Boakye Agyarko, Minister of Energy says Ghana is preparing to create a designated Ship-to-Ship and Bunker zones outside Tema and Takoradi Ports to regulate and safeguard the country’s liquid cargo business.
According to the Minister, the Bunker Zones which would include; both anchor and drifting zones, would ensure a drastic reduction in the risk of piracy during offshore bunker operations, improve maritime security, enhance collection of tariffs, and curb illegal smuggling and adulteration of fuel.
To ensure the smooth implementation of government plans, Agyarko said relevant stakeholders would continue to collaborate.
Agyarko said this during the opening of this year’s Oil and Shipping Africa conference in Accra. The two-day conference is hosted by Ghana Oil Company (GOIL) in partnership of PETROSPOT Limited, a United Kingdom based organisation formed part of Maritime Africa Week programme.
The Energy Minister told the over 60 participants from Nigeria, Botswana, South Africa among others that Ghana was preparing to meet the International Maritime Organisation global sulphur cap to be enforced by January 1, 2020.
“We cannot gloss over the fact that we need cleaner fuels to guarantee a better environment for all. We look forward to achieving an 80 per cent reduction in CO2 emissions from ships by 2050.”
Agyarko however urged stakeholders to avert their minds to some of the consequences of the sulphur cap implementation, which may include; higher bunker bills and the need for increased liquidity in order to stay in business.
Additionally, he said the importance of higher education in the maritime and shipping industry could not be taken for granted and called for continuous education and training in recent and modern trends in bunkering and maritime operations.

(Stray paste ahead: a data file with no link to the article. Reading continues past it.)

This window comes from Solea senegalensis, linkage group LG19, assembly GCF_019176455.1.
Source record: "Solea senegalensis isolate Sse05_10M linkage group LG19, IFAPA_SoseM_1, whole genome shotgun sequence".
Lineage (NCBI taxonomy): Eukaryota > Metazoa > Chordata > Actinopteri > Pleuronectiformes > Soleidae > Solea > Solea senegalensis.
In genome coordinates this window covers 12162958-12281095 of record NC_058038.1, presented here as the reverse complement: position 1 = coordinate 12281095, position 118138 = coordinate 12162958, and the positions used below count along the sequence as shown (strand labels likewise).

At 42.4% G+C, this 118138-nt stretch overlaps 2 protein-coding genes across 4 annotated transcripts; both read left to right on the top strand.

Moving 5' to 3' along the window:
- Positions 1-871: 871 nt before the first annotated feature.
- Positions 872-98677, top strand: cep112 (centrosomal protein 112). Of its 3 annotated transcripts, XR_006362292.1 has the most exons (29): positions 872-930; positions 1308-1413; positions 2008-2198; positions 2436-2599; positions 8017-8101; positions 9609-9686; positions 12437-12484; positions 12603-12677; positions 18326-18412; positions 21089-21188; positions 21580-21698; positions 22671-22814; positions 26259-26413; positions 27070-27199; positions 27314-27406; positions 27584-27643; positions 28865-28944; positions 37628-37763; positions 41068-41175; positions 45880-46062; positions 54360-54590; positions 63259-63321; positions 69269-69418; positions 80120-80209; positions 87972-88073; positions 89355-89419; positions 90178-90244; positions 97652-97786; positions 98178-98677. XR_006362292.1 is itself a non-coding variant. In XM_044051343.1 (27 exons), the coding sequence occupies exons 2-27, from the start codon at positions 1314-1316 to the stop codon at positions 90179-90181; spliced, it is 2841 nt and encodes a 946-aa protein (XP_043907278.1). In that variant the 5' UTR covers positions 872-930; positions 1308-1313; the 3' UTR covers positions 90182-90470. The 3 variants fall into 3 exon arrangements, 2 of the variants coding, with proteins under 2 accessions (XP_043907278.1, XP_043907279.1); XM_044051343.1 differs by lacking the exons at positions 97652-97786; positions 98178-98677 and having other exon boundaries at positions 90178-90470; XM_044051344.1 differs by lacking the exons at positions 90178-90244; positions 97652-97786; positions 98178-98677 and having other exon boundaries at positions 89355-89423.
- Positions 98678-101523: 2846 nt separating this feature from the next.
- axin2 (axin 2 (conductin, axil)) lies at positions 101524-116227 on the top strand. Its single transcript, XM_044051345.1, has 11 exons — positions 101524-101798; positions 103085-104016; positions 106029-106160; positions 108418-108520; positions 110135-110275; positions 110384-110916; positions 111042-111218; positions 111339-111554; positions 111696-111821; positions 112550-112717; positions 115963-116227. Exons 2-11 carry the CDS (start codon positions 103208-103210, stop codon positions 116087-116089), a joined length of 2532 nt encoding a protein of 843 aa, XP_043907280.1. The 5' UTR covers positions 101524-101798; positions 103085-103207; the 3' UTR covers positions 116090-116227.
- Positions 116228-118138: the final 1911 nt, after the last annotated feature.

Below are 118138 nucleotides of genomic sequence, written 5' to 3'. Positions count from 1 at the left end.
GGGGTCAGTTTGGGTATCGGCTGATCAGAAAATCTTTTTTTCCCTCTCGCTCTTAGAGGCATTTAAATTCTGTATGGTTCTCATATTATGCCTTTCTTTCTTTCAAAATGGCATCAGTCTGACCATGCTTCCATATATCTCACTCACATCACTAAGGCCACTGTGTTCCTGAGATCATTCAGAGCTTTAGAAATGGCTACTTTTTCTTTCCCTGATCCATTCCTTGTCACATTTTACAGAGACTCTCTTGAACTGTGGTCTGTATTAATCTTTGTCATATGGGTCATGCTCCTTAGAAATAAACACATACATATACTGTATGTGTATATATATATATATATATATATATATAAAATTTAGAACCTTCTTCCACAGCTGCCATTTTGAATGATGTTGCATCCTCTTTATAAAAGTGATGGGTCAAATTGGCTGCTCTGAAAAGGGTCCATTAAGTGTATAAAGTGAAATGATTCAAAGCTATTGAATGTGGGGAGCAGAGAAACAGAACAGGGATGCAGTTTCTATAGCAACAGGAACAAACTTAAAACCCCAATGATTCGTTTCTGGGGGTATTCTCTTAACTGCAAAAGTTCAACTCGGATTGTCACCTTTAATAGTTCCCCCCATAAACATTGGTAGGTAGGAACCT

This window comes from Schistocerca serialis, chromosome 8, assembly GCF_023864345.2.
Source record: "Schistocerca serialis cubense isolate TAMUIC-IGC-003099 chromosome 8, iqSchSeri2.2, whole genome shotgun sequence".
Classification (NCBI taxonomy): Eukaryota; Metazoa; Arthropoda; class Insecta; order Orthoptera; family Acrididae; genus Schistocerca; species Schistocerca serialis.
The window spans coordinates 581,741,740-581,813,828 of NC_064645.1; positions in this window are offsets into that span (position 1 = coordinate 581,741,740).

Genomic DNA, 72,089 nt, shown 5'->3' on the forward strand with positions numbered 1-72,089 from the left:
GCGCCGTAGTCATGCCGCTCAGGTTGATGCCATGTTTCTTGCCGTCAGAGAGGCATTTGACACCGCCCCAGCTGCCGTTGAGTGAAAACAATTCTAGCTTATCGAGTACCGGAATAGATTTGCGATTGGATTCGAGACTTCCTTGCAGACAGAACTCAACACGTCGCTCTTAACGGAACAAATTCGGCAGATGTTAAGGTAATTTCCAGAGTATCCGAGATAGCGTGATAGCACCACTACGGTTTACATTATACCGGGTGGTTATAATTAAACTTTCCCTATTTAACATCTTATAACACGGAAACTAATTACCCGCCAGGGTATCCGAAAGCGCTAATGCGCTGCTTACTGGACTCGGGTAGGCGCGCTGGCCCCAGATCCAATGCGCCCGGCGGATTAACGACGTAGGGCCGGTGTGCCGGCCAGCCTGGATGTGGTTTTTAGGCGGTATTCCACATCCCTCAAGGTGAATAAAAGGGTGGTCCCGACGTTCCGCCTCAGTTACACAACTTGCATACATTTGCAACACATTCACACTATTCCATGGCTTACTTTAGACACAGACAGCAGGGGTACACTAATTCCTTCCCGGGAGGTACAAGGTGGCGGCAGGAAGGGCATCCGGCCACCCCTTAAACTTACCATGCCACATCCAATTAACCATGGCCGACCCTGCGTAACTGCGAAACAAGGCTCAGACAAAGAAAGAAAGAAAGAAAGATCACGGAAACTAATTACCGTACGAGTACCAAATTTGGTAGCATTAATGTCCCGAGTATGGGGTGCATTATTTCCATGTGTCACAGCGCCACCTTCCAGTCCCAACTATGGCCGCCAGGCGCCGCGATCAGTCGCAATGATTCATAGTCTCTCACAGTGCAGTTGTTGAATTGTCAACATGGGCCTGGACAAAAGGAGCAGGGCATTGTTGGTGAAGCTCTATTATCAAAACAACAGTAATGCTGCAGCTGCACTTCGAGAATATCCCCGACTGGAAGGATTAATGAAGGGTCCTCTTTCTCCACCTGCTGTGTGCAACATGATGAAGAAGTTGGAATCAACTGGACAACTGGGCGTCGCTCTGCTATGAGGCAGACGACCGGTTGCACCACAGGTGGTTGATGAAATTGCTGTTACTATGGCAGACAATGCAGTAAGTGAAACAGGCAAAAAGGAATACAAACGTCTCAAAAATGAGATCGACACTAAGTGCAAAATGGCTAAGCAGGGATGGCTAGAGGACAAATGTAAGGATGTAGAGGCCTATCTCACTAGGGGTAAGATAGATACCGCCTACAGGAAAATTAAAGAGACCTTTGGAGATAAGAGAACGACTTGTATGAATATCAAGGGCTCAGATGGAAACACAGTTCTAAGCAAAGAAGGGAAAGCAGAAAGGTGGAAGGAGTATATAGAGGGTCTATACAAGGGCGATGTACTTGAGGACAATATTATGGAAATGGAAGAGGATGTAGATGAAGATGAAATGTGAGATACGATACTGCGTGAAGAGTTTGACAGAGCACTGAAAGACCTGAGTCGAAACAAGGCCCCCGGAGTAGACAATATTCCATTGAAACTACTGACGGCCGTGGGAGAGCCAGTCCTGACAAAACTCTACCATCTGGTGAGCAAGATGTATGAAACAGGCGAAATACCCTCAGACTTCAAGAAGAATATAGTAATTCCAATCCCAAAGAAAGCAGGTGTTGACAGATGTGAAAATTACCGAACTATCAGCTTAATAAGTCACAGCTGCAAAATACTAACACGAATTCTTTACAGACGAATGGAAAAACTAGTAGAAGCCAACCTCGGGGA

“Training and development is the guarantee for sustaining the industry and the creation of more jobs.”
The Energy Minister further stressed the need to trade ethically noting that it was the best way to ensure sustained growth.
He further appealed to participants to explore issues such as “who takes care of the mariner when things go wrong at sea. “
Agyarko said Ghana welcomed investments in the form of technology transfer and capacity building through public-private partnership within a strong local content environment.
“Investment in maritime and port facilities will be further enhanced by our plan to develop Ghana into regional hub for petroleum products that will encompass trading, transportation, refining and storage in West Africa.
Central to our plan to build a Petroleum hub in Ghana, is our ability to provide regulatory environment that assures investors of safety and security against piracy and other maritime crimes.
He was happy that the recent International ruling of the international Tribunal of Law of the Sea (ITLOS) in favour of Ghana had seen the entry of Exxon Mobile and Aker Energy into the country.
Agyarko said investment in maritime and port facilities would further enhance plans to develop Ghana into a regional hub for petroleum products that would encompass trading, transportation refining and storage in West Africa.
“This mega project will provide opportunity for increased activity by large medium and small vessels thereby facilitating inter-regional trading in petroleum products.”